New York City illustrates how food and accessibility to food has shaped not only the geography of the city, but also the character of it. Beginning in the early 20th century, both the sensory aspects of New York and the ways in which New Yorkers acquired food changed dramatically. By creating a database from city directories, telephone books, surveys, and other sources, we were able to map food sources and can now literally see how the city changed over time by utilizing digitized historical maps. Starting with bakeries, this site will look to create a complete picture of the ways in which New Yorkers accessed food. Consumer choice and industrialization helped shape the city's foodways in different, often competing ways, and the history of food in New York City incorporates narratives from different ethnicites, classes, and other groups. Too often, a top down approach to explaining food has given extraordinary power to industrialization and business in shaping consumer tastes, but the story of New York City food illustrates the agency everyday people exerted in getting their food through more local, decentralized networks. This project is not only the history of food but a social history of New York City.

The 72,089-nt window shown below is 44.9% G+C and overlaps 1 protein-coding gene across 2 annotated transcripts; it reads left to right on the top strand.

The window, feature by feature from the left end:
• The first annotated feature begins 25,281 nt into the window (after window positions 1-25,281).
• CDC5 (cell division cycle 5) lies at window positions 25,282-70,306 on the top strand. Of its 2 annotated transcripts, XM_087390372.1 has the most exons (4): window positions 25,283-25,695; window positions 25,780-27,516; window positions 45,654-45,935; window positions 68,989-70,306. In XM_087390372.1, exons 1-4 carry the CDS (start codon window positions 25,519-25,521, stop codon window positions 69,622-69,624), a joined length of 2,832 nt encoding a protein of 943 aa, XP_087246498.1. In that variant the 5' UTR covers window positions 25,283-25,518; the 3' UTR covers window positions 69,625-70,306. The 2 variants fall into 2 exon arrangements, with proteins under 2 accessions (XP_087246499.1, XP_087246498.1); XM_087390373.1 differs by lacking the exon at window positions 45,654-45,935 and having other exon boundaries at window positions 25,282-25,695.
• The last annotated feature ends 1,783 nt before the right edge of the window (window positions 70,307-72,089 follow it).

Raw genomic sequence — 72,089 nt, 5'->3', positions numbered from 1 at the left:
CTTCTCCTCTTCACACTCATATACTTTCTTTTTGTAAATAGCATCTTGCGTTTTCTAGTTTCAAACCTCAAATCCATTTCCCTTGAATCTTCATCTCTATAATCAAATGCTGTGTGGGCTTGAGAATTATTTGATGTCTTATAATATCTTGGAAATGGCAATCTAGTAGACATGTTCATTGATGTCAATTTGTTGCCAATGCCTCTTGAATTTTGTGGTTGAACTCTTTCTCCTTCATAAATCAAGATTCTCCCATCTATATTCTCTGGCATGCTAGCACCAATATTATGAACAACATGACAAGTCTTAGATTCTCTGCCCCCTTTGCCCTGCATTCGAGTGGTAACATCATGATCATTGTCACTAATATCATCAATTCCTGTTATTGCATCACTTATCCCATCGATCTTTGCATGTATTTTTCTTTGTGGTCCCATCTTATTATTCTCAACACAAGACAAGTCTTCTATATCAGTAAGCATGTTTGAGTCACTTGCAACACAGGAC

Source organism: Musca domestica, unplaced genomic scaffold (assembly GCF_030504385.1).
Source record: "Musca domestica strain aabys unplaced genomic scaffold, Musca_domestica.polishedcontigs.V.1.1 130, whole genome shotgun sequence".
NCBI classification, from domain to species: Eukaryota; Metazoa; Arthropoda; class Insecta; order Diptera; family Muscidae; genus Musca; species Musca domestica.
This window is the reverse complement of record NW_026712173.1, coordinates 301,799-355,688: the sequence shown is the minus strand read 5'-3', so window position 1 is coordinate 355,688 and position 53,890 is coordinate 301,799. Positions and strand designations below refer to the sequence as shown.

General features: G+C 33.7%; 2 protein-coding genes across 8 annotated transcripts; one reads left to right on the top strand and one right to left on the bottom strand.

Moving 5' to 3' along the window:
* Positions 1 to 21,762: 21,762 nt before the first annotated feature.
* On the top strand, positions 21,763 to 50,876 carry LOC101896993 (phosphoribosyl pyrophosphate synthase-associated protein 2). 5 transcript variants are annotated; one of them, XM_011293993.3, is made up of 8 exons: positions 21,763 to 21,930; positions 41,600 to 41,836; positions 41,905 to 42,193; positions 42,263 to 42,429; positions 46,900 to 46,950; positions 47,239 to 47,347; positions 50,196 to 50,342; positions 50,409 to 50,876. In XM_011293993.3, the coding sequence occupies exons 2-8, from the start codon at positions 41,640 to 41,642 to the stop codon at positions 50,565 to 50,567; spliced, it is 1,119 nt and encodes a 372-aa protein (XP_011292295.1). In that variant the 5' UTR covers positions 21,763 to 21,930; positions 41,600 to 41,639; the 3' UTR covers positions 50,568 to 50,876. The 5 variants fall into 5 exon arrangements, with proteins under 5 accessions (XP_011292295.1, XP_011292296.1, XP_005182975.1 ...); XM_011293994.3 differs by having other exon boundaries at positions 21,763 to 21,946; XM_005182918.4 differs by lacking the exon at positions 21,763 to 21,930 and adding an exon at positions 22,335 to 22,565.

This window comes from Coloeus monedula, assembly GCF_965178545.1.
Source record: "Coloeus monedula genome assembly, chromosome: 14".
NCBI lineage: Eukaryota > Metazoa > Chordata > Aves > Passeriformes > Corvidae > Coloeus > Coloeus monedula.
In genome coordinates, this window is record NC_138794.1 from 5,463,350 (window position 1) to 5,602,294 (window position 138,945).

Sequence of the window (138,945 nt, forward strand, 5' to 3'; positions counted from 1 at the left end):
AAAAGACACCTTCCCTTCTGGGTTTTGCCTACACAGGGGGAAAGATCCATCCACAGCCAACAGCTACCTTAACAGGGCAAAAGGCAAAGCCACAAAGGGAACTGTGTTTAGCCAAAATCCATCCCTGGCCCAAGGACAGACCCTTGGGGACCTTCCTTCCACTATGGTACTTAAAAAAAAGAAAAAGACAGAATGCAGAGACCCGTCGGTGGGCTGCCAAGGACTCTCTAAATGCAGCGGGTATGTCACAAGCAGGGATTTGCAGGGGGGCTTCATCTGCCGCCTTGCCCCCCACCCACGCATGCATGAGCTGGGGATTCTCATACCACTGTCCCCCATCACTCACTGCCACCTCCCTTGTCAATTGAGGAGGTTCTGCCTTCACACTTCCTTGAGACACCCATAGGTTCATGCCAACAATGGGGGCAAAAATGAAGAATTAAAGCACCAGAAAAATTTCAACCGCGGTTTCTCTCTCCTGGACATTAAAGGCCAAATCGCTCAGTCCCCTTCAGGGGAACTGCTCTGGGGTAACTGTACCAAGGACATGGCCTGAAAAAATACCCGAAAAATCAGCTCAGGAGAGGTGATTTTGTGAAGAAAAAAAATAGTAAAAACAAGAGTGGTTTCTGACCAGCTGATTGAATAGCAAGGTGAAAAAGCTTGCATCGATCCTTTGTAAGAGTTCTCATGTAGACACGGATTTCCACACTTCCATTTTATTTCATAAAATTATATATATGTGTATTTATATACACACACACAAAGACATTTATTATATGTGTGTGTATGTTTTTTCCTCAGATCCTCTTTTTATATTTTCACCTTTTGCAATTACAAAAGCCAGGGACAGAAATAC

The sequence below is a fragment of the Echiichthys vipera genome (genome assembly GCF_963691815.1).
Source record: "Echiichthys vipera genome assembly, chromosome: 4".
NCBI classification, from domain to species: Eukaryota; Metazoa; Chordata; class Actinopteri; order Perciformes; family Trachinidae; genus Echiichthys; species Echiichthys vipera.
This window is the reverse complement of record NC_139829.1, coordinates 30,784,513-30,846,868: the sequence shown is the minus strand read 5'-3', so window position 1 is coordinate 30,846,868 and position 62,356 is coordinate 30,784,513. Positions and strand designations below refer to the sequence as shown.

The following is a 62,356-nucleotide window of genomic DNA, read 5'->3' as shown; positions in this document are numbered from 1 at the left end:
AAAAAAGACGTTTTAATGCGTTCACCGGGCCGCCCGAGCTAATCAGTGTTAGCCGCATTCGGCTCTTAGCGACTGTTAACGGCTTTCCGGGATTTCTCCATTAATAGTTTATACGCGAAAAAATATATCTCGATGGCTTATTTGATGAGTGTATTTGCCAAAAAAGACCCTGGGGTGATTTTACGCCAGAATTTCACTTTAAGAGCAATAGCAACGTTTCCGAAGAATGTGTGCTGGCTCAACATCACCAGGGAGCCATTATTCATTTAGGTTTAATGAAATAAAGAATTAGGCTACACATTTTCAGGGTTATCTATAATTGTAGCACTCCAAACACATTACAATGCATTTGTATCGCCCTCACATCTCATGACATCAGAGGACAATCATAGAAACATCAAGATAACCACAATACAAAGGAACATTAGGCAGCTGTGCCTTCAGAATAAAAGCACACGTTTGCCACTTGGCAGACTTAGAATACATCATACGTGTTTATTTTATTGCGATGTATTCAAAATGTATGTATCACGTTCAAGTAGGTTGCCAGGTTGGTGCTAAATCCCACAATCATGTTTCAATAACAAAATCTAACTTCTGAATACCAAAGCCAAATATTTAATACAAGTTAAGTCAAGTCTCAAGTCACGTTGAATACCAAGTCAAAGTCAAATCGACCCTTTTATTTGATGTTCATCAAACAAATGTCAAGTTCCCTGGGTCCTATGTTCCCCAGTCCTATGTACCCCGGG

Geographic Information Systems are a new way to interpret the world. Although usually used to give us directions or visualize recent census data, GIS can be a useful tool for food historians. Beyond just looking at where bakeries had opened and closed, we can also see how particular districts became more or less industrial over the course of the century and trace the flow of food throughout the city. Most importantly, these maps are meant to encourage all types of historians to perform their own analysis and historical inquiry. Through the creation of this public history project, we hope to gather stories and additional sources from the public as well as empower the public in pursuing historical study.